I am always deeply saddened when I receive word of the death of an old friend from the North Lewisburg area. Although I have lived away from the community for the better part of 39 years, my roots are still there. I look forward to the occasional trips “home” to walk the familiar streets, and to visit with familiar faces. As time passes, and death takes its toll of those I knew, I am deeply moved.
John David Woodruff -“Dave” to his family and many friends and who died just recently - was one of those familiar faces in our hometown. In the 1960s I had worked with him as an employee of the Champaign County Highway Department. He had a great sense of humor, and a knack for pulling pranks. Sometimes I bore the brunt of his jokes and pranks, but I knew it was always in fun. His laughter could light up a room. And his wisecracking was legendary.
One night around Christmas 1962, the weather had turned very severe. The wind was blowing and the snow was falling. The county road crews were called out to clear the fast-falling snow from the highways. I was attending a holiday party at the home of Tom and Evelyn Arthur, owners of the town’s I.G.A. grocery store, along with some of the other store employees. One of them happened to be Don Woodruff, Dave’s brother, who was also a county employee. When Don received the call to report to the county highway garage in Urbana, I asked him if I could tag along. He said yes, and we were soon driving around town gathering up other snowplow drivers. The trip to Urbana was slow and hectic because of the accumulating snow.
Upon arrival at the garage, the men spread out to check their trucks, to fuel up, and to prepare to head out to their assigned roadways. I followed along with Clarence Foster, and was granted permission to ride “shotgun” in his truck. The next several hours were tedious and stressful as we traveled the roadways clearing them for vehicular travel. It was dark, it was cold, the snow was still falling heavily, and we seemed to be making little progress in defeating it. Other drivers were experiencing the same monotonous drudgery. It was a tiring process, seemingly without much reward.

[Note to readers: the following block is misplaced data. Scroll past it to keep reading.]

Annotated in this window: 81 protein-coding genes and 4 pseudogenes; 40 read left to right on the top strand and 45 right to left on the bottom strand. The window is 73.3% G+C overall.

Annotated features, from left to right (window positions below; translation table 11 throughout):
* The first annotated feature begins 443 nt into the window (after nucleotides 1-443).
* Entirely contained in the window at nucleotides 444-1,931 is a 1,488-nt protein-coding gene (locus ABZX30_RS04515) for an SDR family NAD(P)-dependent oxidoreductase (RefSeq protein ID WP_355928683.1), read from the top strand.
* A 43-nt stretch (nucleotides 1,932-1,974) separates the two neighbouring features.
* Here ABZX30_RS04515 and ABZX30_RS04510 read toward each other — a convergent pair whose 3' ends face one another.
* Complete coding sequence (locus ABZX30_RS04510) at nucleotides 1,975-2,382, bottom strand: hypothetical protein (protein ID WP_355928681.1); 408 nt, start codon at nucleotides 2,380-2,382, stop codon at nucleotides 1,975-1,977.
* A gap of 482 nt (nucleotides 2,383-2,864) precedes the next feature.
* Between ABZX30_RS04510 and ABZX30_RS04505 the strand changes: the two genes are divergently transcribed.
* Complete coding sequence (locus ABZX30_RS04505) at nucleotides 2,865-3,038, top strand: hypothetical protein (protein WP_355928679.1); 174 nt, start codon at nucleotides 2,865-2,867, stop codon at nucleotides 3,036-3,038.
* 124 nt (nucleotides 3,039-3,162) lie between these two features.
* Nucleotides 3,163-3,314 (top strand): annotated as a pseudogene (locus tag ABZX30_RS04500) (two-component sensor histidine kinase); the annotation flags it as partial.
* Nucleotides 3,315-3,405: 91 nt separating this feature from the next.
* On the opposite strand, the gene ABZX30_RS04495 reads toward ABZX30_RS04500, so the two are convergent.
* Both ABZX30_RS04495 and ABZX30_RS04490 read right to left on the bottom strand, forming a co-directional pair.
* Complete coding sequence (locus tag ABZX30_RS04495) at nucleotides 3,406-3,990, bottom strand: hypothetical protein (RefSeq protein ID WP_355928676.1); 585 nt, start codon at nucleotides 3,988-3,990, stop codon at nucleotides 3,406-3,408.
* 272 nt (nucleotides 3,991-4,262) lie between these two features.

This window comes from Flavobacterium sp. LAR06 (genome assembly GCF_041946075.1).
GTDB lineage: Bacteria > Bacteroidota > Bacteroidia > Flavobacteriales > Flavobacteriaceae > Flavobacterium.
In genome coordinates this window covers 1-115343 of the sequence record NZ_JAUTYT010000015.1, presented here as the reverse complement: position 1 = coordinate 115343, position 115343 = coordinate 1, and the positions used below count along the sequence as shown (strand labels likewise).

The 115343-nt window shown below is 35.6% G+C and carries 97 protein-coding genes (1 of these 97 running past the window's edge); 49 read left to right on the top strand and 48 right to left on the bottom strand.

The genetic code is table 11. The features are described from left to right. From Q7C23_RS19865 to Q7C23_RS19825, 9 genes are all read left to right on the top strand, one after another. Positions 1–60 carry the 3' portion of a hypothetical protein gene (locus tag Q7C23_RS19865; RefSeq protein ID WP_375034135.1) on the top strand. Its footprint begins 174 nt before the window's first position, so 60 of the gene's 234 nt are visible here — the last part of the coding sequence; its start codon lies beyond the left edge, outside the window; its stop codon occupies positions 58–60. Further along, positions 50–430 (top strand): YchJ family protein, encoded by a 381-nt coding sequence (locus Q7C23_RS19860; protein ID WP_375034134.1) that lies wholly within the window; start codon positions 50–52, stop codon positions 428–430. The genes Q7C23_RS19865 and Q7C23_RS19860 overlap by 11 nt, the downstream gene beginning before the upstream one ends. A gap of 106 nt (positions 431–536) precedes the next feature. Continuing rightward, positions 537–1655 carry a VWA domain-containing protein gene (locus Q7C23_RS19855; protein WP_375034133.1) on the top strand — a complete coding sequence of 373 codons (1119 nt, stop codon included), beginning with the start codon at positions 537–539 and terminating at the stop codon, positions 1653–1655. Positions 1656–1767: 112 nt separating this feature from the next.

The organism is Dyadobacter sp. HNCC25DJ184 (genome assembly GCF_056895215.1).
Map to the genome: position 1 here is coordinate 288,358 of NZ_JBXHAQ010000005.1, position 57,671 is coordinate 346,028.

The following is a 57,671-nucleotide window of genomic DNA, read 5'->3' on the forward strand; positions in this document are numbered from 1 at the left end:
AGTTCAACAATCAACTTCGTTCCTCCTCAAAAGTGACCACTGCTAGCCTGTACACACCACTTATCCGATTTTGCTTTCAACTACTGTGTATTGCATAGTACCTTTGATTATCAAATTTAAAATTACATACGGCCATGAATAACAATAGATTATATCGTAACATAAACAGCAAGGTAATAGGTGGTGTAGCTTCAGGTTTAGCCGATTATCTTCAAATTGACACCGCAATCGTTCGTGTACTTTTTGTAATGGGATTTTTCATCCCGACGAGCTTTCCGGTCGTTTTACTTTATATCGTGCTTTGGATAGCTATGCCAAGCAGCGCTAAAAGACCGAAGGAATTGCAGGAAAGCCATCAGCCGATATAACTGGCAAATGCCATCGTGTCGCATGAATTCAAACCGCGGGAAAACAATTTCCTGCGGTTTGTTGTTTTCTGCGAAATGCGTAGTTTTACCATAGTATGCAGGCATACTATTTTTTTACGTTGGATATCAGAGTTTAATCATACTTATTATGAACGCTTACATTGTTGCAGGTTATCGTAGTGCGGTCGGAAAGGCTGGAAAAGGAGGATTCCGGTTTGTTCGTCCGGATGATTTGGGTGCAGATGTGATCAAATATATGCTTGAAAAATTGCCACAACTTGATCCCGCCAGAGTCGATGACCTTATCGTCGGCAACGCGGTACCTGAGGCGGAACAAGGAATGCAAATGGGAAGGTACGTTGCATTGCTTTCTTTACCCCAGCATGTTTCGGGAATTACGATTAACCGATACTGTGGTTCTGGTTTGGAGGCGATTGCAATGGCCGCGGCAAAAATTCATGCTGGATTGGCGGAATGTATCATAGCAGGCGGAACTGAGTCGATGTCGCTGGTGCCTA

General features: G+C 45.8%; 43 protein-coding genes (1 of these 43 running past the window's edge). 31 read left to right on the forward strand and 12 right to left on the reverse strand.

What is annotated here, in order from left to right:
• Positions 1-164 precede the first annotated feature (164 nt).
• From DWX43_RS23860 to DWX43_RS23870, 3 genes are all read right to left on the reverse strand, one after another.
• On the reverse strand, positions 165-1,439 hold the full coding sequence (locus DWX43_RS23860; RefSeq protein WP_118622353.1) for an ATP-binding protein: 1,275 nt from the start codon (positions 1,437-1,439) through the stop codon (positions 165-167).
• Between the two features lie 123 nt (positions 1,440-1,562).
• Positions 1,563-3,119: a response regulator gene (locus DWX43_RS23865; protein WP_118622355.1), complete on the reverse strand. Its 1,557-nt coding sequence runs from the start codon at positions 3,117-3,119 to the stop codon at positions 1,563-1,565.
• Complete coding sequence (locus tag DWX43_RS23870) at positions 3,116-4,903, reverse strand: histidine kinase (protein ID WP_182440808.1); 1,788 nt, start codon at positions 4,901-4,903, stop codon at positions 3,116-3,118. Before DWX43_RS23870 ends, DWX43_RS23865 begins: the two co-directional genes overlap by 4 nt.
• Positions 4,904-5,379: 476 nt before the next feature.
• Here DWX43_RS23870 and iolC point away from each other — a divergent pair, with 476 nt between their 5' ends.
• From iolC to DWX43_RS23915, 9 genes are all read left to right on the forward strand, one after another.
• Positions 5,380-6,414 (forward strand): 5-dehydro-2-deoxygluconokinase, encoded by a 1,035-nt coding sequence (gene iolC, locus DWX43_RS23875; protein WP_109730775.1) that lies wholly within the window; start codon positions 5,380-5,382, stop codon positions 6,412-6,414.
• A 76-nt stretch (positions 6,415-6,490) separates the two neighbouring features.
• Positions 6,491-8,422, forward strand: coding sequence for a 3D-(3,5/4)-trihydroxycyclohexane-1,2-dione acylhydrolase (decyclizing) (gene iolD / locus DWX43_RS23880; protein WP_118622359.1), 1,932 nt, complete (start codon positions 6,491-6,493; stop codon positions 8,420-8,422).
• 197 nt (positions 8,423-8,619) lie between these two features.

Suddenly, Dave’s booming voice could be heard over the radio system which united the trucks with headquarters. “I don’t care what your name is,” he shouted, “get those damn reindeer off the road!”
I don’t recall exactly where we were on one of the county’s roads when I heard that radio message. I will never forget it, or the laughter it evoked in me. In my mind’s eye, I could easily picture Dave shouting at Santa to move his sleigh and reindeer so he could clear the roadway. It was a bright and shining moment during the storm, and brought laughter to a lot of men who were performing a lonely duty that night. It broke the tension and gave us all something to talk about later in the morning.
I saw a great deal of Dave over the next several years before I moved away. He was a familiar sight at the ballpark. His son Derek played on a little league baseball team which I coached, and Dave was always there to show fatherly support. Sadly, Derek passed away earlier this year.
To Dave’s wife Karen, his large extended family, and to his many friends, I offer up my most sincere sympathies. He will be sorely missed.